American Civil War Ballgown - In ProgressBack to Colleen's Costumes

In Spring of 2005, my theatrical costuming class at Fullerton College is working on Civil War from the skin out. Here is what I am working on.

Concept

After much research, I determined that the style of Civil War era gown I liked the best was the Elliptical look. This was the transitional style between the standard round hoop and the bustle. The hoop is flatter at the front of the body and sweeps back to the rear. The hoops are oval, rather than round, and the body of the skirt, seen from the side, looks triangular.

My favorite extant gown is daywear found in the book In style: Celebrating fifty years of the Costume Institute (The Metropolitan Museum of Art bulletin) by Jean L Druesedow. I absolutely love the look of the pique, which is a medium weave cotton. I found the picture on a search through the fantastic Tweedlebop Real Women's Clothing site.

Much as I love the day dress, I decided that I don't have the time to invest in getting the soutache trim on the gown, and I have more opportunities to wear a ballgown. So I decided on the same shape in a ballgown.

 

Chemise and Drawers

Combination When you're working from the skin out, you start with underwear. This is the Past Patterns Chemise and Drawers. I used cotton/poly eyelet fabric. I probably should have used 100% cotton, but this was so pretty, I couldn't resist.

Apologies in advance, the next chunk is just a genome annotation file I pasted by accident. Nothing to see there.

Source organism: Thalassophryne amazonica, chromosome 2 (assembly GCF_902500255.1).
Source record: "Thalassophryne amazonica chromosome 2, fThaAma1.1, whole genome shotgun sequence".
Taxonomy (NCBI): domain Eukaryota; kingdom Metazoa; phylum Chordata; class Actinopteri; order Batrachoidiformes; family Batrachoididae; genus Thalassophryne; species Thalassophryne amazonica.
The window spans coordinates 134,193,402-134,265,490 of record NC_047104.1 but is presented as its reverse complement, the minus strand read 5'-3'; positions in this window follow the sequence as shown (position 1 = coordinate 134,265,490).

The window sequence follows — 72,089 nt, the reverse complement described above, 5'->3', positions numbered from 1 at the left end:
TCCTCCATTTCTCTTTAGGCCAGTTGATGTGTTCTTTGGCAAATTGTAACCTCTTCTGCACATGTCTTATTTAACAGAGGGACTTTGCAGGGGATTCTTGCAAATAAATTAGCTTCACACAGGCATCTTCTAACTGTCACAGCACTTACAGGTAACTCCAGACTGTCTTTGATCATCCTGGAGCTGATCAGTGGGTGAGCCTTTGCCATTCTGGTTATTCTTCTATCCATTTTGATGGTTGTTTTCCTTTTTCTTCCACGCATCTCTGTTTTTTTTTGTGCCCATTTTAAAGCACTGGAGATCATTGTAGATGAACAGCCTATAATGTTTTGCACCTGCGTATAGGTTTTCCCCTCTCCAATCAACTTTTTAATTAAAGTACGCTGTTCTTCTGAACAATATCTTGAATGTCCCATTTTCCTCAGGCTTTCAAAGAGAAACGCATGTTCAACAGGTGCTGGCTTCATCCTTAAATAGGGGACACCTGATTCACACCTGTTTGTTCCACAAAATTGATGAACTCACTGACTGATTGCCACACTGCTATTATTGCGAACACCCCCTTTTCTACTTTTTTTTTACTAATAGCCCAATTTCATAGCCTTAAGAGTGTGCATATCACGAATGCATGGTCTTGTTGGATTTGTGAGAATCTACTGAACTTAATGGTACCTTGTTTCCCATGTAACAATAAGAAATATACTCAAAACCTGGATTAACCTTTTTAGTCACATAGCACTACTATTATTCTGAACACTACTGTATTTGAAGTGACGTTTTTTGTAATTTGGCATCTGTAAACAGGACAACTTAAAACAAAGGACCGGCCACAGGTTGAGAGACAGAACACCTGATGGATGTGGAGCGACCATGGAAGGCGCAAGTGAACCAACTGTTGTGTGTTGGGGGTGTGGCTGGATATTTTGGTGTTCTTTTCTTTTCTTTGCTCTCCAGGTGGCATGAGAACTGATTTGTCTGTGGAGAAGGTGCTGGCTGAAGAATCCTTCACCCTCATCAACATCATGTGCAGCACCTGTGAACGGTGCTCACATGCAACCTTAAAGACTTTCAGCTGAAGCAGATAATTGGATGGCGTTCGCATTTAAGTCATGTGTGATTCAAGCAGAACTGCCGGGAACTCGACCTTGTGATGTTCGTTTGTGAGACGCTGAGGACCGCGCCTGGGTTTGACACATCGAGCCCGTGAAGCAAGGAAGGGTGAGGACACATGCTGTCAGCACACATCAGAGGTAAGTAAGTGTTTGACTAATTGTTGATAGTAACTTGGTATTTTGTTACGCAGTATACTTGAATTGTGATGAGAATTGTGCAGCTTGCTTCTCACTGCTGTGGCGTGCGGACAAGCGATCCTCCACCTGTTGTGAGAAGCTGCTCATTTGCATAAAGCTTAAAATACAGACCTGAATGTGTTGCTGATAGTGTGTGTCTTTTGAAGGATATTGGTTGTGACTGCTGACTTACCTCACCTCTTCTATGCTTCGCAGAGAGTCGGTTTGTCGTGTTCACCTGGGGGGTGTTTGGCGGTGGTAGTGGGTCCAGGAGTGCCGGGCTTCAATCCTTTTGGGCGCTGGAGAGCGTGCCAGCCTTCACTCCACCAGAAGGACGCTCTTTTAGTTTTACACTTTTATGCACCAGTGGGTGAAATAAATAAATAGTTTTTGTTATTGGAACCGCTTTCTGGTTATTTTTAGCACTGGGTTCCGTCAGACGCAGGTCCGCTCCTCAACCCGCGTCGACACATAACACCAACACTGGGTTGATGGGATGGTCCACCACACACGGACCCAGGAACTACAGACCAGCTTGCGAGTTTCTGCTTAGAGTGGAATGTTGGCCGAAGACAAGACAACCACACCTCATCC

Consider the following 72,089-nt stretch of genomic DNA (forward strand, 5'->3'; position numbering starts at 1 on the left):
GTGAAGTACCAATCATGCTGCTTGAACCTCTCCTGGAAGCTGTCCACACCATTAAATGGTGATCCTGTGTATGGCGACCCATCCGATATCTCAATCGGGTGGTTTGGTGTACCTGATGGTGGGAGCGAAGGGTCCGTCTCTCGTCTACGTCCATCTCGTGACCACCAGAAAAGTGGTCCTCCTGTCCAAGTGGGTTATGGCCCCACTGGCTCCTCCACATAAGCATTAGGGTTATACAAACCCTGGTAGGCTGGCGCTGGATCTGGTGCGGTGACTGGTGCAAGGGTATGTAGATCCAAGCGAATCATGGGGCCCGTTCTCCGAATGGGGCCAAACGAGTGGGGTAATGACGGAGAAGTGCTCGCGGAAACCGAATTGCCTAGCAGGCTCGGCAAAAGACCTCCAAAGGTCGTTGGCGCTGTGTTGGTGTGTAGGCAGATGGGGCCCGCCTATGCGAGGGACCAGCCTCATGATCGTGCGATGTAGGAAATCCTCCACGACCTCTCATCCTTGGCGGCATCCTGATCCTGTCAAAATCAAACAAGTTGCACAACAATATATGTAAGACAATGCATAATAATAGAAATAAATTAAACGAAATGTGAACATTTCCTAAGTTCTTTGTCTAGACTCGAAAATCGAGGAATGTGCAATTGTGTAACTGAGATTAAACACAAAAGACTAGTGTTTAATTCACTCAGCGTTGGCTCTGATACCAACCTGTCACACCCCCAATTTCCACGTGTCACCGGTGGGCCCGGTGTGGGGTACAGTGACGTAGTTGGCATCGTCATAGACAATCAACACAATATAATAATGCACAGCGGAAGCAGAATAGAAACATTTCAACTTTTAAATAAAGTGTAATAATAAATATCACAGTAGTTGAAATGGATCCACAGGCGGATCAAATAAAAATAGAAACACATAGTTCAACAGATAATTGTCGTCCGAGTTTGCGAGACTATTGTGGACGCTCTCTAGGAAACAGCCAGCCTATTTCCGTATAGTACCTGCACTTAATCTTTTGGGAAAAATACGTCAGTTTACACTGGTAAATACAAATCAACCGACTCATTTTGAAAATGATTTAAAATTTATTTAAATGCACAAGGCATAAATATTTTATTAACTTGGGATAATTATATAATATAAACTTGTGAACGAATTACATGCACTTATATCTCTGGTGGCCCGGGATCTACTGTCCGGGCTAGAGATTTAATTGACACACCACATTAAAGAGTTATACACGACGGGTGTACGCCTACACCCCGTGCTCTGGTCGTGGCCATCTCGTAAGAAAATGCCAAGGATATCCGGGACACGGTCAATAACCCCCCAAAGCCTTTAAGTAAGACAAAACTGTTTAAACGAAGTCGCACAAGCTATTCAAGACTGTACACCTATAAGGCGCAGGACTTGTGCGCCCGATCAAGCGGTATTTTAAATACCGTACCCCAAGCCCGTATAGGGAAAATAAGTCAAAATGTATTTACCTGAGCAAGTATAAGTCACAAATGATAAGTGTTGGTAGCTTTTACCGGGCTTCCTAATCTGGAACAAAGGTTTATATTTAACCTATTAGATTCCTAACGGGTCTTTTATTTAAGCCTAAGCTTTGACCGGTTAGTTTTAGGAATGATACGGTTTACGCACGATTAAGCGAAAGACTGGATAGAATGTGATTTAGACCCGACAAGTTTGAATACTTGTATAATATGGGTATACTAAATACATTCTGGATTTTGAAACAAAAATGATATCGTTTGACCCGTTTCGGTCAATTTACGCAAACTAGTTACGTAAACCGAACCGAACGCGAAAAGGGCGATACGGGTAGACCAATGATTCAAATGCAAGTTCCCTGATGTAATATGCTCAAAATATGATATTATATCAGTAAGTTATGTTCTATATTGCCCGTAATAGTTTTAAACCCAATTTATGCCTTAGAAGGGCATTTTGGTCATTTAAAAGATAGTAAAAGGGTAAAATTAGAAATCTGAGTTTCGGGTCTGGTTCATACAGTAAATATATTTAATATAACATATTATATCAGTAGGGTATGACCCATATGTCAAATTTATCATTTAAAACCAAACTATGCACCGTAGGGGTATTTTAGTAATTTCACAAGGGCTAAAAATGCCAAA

The corset was designed by Mela Hoyt-Heydon. I made it in a workshop class taught by her.

Not a good picture of me, but you get a good idea of the underwear.

Elliptical Cage Crinoline

hoops Here is my elliptical cage crinoline, which holds up the skirt.

I need to add a bustle pad to keep it from drooping in the back. I need to sew the veritcal tapes to the horizontal hoops. I need to add a ruffle to the bottom.

Of course, this is not normally worn over jeans. ;)

Petticoat

I just finished a petticoat to wear over the elliptical hoop.

One of the functions of a petticoat is to create a smooth line for your skirt. When your skirt is on, you shouldn't be able to see the lines of the hoop. The petticoat, or several petticoats, soften the line.

I intend to put a pink ribbon around the ruffle, and perhaps some other lines of ribbons across the front, if my petticoat needs to be stiffened at all.

petticoat front petticoat side petticoat back

Fabrics

For my ballgown, I purchased blue dupioni silk, that looks very similar to this.

I seem to be clinging to the idea of the pique day dress. I just found this blush colored pique. The actual dress calls for white cotton pique, but I hate the idea of white. I absolutely love the thought of a very light pink cotton pique. It will be fabulous with the black soutache. I ordered a swatch of the blush. Now I can only hope that a)it's the color I'm looking for, and b)there are still at least nine yards left by the time I decide.

Skirt(s)

I'm using the Truly Victorian TV247 1865 Elliptical skirt pattern. It's the same pattern I used for the petticoat, so I'm not envisioning any trouble at all with this. I just need to find the time to sew it.

05/15/06

I put together the skirt, and I'm in the process of hemming it. Here are photos of the skirt pinned for hemming, but otherwise complete:

I seem to have hemmed it a little short. The slip shows on one side. But I think that the trim I put around the bottom will cover it nicely.

Bodice(s)

For my ballgown, I'm using this pattern.

For my day dress, I'm using Truly Victorian TV443 1861 dress bodice. It seems to be just the thing to alter to fit with what I want.